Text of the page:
John Steinbeck: On the Verge of Extinction


Graphic by Anne Schill

George and Lennie. Crooks, Curly and Candy. These are all characters with whom we have traveled in the adventure “Of Mice and Men” our freshman year, but who won’t be passed on to the next generation. This year, the English department has pulled the text from the ninth grade Survey of Composition and Literature English curriculum to slow down the pace of the class. Instead, students spent the unit exploring the narrative format by itself, as a trial. With the department’s simultaneous removal of “East of Eden” from American Literature and possibly from the AP English Language and Composition class, students may never be exposed to Steinbeck’s works throughout their high school career.
But for the department to do so would be a huge mistake; “East of Eden” provides the basis for the beginning of the AP English Language curriculum, and its many nuanced complexities make it an ideal initial introduction to the AP-esque discussions students in the class partake in throughout the year.

The department’s elimination of Steinbeck from the English curricula was not a conspiracy. For the past three years, the Survey team had been discussing the potential removal of a major text to create more time for other units. This past summer, the teachers finally decided to initiate the change, but unfortunately, Steinbeck’s work was the chosen candidate.
On the other hand, the biblical epic “East of Eden” left American Literature students in the dust trying to catch up with the copious 600 pages over a span of eight weeks. However, teachers and students alike were reluctant to let it go, and everyone should share the same sentiment. Both works have been the first books that students read in their respective English classes, and therefore prepare students in mindset for the tone and pace of the forthcoming course.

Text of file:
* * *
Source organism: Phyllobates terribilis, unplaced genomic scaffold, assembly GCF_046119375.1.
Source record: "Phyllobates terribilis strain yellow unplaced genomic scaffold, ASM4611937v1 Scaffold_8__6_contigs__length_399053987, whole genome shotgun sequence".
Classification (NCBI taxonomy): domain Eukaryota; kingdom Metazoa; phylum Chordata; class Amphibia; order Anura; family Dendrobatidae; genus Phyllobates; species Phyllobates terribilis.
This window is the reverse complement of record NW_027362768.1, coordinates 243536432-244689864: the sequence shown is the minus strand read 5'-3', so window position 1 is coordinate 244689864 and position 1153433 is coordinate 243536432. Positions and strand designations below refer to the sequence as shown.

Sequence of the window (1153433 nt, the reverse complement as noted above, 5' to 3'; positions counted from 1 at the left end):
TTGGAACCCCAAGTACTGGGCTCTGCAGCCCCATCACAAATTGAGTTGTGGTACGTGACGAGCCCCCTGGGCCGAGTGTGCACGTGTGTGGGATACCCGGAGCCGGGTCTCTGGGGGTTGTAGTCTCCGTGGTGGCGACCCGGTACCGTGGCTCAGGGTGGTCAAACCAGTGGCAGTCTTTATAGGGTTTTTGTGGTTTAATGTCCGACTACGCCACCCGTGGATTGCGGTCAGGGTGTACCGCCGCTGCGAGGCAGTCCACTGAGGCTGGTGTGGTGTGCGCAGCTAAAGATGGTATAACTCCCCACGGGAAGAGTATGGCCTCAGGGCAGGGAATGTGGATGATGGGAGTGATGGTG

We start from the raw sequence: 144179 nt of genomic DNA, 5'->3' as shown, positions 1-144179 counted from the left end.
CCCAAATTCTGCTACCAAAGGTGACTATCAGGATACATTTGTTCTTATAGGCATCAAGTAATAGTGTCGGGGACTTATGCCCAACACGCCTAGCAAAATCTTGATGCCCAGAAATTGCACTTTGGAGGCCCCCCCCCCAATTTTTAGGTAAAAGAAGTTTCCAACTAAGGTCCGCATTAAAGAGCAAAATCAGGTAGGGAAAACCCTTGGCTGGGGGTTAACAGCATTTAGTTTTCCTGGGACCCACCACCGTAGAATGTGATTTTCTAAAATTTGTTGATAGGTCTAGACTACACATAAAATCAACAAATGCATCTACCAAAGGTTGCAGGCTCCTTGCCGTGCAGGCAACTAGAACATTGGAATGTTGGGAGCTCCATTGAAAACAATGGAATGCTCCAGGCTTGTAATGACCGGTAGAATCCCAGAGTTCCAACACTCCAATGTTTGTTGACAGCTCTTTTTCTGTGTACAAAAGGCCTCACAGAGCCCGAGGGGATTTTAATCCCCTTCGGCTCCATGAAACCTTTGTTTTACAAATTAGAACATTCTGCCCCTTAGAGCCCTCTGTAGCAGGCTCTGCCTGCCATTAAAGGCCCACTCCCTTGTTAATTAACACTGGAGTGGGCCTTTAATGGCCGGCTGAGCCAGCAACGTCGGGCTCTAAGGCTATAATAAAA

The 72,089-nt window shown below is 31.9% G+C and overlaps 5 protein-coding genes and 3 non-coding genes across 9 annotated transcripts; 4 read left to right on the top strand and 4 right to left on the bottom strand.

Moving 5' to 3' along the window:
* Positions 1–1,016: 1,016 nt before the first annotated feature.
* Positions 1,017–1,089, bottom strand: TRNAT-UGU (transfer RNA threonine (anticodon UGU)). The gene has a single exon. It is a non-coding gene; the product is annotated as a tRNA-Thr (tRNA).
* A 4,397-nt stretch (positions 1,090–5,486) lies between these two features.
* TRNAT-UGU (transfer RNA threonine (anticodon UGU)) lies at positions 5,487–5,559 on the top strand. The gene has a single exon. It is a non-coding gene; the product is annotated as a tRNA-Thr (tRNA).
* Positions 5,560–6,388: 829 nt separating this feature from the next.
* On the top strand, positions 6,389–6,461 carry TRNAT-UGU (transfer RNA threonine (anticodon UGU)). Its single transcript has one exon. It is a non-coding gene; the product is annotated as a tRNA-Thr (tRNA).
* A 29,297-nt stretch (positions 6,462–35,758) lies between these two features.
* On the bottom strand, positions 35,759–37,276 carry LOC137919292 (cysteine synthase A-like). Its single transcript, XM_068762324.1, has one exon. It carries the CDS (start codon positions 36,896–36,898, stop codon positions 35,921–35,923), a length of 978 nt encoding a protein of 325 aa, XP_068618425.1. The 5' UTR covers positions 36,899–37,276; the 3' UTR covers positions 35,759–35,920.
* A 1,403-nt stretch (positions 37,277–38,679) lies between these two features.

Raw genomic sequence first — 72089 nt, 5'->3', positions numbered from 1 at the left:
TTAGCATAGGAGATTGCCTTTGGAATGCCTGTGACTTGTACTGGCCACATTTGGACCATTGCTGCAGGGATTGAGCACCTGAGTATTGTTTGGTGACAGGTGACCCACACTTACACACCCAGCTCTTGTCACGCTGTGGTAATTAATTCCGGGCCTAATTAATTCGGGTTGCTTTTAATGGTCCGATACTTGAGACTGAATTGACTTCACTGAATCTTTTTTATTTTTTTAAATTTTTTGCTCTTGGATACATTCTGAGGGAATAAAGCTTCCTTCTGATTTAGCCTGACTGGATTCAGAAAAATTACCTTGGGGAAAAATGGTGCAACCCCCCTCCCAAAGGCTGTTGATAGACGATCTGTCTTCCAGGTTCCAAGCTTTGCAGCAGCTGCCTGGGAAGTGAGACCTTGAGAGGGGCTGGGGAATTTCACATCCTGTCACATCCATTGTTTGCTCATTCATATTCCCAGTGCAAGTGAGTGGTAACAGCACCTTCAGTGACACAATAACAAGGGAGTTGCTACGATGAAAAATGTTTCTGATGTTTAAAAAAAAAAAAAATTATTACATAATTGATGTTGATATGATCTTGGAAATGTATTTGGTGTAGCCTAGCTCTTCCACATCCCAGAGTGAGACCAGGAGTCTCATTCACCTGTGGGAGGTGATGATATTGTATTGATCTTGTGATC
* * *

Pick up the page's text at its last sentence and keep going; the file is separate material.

“With ‘East of Eden,’ it’s so long and some kids just look at the sheer volume, and they’re like ‘No way,’ and they’re just scared and they don’t even want to try, or they fall behind… so some kids just felt like they couldn’t dig themselves out of that hole,” American Literature teacher Arantxa Arriada said. “So we agreed this year to take it out of the curriculum, but I’m really scared that once you take something out it’s gone. I didn’t want to take it out, but when you’re part of a team and you’re aligned, sometimes you have to compromise. You don’t get everything you want.”

When the newly proposed homework policy is implemented, summer homework would be eliminated from all honors and AP classes, which could mean the removal of “East of Eden” in the AP English Language and Composition course as it was assigned for summer reading in past years.

“Discussing [‘East of Eden’] as a class when we came back from break was one of the most memorable times in English class, and that’s what really got me started [in] liking [the class] and the people and in general, learning from people’s ideas,” AP English Language student junior Margo Lusinchi said. “I think taking out that component [means] being thrown into the class without any prior idea of what was going on, and I think that was very helpful.”